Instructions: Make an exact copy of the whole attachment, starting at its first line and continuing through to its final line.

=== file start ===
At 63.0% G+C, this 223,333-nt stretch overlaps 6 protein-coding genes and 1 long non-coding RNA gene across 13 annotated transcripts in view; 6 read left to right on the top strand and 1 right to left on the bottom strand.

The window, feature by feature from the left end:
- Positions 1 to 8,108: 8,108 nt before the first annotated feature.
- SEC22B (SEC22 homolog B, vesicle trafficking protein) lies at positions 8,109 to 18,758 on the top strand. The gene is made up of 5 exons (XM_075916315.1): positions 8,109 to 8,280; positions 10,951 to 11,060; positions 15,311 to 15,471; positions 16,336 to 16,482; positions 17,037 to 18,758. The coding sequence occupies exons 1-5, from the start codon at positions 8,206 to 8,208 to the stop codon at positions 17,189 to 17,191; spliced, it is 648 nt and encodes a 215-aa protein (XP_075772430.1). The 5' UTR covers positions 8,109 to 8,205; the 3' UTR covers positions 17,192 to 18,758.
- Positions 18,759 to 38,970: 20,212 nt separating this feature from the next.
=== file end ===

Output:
At 63.0% G+C, this 223,333-nt stretch overlaps 6 protein-coding genes and 1 long non-coding RNA gene across 13 annotated transcripts in view; 6 read left to right on the top strand and 1 right to left on the bottom strand.

The window, feature by feature from the left end:
- Positions 1 to 8,108: 8,108 nt before the first annotated feature.
- SEC22B (SEC22 homolog B, vesicle trafficking protein) lies at positions 8,109 to 18,758 on the top strand. The gene is made up of 5 exons (XM_075916315.1): positions 8,109 to 8,280; positions 10,951 to 11,060; positions 15,311 to 15,471; positions 16,336 to 16,482; positions 17,037 to 18,758. The coding sequence occupies exons 1-5, from the start codon at positions 8,206 to 8,208 to the stop codon at positions 17,189 to 17,191; spliced, it is 648 nt and encodes a 215-aa protein (XP_075772430.1). The 5' UTR covers positions 8,109 to 8,205; the 3' UTR covers positions 17,192 to 18,758.
- Positions 18,759 to 38,970: 20,212 nt separating this feature from the next.